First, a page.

1944 February 29 - . Launch Site: Peenemuende. Launch Complex: Peenemuende GWO. Launch Pad: GWO?. Launch Vehicle: Wasserfall. LV Configuration: Wasserfall 2. FAILURE: Failure.
1944 March 8 - . Launch Site: Peenemuende. Launch Complex: Peenemuende GWO. Launch Pad: GWO?. Launch Vehicle: Wasserfall. LV Configuration: Wasserfall 3.
  • Test mission - . Nation: Germany. Agency: Wehrmacht. Apogee: 1.00 km (0.60 mi).

1944 October 30 - . Launch Site: Peenemuende. LV Family: V-2. Launch Vehicle: Wasserfall.
  • Wasserfall test - . Nation: Germany. Related Persons: Dornberger; Goering. Apogee: 18 km (11 mi). Range: 26 km (16 mi). The Wasserfall surface to air missile was launched from a table, as was the V-2. The missile was optically steered to its target, and had a potential range of 26 km and ceiling of 18 km, with a flight speed of 600 m/s. Goering observed the first launch from Test Stand IX. He was immensely fat, wearing a fantastical outfit, downing pills every five minutes, and uninterested in the proceedings. Dornberger ruefully noted that the Reich is losing the war due to the leadership's shortsightedness. They had not accepted Von Braun's rocket plans in 1939 or the Panzerfaust in 1942. They only became interested in the latter when the first American bazooka fell into German hands in Tunisia.

1944 October 30 - . Launch Site: Peenemuende. Launch Vehicle: Wasserfall.
  • - . Nation: Germany. Apogee: 17 km (10 mi).

1944 December 31 - . Launch Site: Peenemuende. LV Family: V-2. Launch Vehicle: A4b; Taifun; Wasserfall.
  • Peenemuende rocket team faces the New Year - . Nation: Germany. Related Persons: Hitler. It was for them a depressing time. The V-2 came too late to affect the outcome of the war. The years 1939-1942, when Hitler had blocked development and production of the V-2, were lost years. By this time, the Peenemuende staff was allocated as follows: 135 were working on Taifun anti-aircraft barrage rocket; 1940 were working on the V-2; 1220 were working on the Wasserfall surface-to-air missile; 270 were working on the A4b winged V-2; and 660 were in administrative positions. Meanwhile Kammler was constantly underway, trying to deploy the wonder weapons he believed would save the Reich. He could only be met at one-hour meetings at autobahn intersections, on his way from one place to another.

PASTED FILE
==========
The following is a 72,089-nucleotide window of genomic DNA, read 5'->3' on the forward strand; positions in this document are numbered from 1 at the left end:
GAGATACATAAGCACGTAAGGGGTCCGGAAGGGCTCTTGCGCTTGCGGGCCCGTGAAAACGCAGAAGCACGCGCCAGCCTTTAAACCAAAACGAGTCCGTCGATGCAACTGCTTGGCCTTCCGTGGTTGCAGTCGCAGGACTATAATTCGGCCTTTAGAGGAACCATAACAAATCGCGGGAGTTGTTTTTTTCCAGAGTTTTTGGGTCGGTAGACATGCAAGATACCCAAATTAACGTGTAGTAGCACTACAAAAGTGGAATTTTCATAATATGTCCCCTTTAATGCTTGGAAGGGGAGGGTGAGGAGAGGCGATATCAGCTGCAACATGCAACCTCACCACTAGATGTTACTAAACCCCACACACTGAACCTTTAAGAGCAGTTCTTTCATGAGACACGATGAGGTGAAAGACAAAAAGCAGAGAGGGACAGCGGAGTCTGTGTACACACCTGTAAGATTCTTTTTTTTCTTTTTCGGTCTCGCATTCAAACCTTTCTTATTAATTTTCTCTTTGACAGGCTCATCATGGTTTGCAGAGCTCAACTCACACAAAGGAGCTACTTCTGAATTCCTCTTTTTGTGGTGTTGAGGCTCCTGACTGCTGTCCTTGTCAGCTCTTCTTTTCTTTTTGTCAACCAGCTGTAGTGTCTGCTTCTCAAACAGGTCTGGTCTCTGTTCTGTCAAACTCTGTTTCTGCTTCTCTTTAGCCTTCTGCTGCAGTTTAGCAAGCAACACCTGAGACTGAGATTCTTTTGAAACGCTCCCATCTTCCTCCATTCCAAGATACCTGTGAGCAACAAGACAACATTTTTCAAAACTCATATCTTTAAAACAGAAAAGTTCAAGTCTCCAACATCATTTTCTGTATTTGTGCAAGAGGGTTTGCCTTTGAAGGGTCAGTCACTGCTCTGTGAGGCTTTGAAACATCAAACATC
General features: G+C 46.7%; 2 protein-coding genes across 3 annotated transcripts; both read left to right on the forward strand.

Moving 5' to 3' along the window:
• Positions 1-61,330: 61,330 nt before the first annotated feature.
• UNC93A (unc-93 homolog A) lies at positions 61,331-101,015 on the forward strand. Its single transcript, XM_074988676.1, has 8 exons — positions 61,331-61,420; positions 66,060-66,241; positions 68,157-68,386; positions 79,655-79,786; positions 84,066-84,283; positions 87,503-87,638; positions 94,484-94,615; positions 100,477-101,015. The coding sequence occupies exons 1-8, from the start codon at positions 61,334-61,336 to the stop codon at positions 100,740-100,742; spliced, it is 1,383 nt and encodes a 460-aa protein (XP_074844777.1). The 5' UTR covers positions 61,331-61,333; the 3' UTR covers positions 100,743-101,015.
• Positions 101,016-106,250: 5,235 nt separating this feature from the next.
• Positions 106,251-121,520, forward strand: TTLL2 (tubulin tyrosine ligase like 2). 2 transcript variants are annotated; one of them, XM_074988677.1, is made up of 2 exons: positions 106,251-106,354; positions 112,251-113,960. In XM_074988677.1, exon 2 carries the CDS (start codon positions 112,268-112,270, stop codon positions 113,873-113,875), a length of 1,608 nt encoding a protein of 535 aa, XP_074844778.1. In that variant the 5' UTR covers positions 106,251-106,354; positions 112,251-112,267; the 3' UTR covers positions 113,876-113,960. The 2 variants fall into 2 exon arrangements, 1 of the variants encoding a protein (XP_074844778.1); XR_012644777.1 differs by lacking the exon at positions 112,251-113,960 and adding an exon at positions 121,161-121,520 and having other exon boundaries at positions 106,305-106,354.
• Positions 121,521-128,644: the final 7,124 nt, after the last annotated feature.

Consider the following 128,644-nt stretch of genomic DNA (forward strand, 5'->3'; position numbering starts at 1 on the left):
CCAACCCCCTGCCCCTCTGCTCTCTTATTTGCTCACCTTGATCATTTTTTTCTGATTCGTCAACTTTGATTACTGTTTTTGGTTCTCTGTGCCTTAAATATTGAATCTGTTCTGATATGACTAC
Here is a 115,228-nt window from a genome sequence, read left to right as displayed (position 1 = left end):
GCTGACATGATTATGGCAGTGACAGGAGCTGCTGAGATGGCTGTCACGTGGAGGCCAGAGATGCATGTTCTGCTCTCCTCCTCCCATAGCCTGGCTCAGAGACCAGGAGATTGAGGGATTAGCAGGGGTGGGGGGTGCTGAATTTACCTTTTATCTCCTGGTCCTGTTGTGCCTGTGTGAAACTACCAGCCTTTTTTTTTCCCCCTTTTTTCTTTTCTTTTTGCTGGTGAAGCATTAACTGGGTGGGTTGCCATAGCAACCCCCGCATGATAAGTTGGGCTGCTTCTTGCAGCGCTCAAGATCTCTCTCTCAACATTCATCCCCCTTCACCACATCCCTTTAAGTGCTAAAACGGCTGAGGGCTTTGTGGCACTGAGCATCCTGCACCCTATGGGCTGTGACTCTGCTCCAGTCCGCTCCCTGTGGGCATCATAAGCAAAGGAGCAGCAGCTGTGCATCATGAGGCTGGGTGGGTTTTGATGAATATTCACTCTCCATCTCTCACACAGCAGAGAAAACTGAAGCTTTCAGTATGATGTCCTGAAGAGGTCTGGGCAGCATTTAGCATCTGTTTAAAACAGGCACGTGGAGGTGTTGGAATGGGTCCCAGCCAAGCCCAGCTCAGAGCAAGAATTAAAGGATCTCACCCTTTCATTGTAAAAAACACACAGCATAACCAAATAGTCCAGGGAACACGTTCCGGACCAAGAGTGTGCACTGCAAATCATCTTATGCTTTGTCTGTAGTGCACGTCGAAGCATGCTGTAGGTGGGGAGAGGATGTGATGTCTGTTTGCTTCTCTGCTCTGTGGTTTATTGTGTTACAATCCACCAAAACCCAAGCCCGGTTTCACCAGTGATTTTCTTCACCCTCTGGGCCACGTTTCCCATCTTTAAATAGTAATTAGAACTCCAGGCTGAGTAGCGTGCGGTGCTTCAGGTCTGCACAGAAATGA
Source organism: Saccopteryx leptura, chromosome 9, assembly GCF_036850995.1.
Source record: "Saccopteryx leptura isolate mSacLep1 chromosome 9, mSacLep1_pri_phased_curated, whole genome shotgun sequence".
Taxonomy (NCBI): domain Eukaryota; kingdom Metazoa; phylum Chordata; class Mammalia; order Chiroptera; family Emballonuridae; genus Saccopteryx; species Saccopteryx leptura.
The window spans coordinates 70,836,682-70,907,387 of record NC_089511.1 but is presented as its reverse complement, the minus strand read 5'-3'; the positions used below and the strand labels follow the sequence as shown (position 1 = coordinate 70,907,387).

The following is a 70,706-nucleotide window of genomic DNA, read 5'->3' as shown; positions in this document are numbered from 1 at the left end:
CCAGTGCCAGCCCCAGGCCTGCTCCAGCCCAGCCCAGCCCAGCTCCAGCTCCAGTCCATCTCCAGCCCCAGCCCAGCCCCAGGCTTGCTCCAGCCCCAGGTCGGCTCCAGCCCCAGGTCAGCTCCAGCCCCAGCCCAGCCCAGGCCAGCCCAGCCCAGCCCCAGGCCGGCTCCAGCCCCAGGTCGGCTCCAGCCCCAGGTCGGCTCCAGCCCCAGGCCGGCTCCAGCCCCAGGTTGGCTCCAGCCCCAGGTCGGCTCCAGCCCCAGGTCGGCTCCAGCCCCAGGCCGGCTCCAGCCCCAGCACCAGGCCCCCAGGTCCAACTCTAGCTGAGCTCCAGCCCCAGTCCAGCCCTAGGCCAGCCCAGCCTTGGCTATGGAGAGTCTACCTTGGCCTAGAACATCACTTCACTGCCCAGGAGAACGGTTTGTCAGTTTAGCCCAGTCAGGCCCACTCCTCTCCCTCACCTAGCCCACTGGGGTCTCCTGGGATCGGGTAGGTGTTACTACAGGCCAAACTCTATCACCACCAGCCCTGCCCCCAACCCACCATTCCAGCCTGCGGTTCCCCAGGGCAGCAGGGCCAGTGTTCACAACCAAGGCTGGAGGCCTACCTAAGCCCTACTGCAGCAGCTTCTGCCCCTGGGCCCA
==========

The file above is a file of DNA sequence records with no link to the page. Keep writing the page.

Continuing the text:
1945 January 27 - . Launch Vehicle: Schmetterling; Wasserfall; X4.
  • First meeting of Arbeitstab Dornberger in Berlin - . Nation: Germany. Related Persons: Dornberger. The group's first priority was to evalute the prospects for rapid development of an effective surface-to-air missile to combat the incessant Allied bombing raids. It had to be beam-riding instead of optically guided, in order to be effective at night and in bad weather. The group found there was no single 'wonder weapon' that would end the war in a few months. But Kammler still believed the Reich still could hold out for six months, enough time to develop and deploy a new weapon. Dornberger's team disagreed, but they had to try nevertheless. Therefore the Schmetterling, Wasserfall, and X4 missiles went into simultaneous final development and production. But realistically none of them could be mature enough to be sent to the front until early 1946. If the Reich could hold out that long, then it was possible it could slowly win back territory.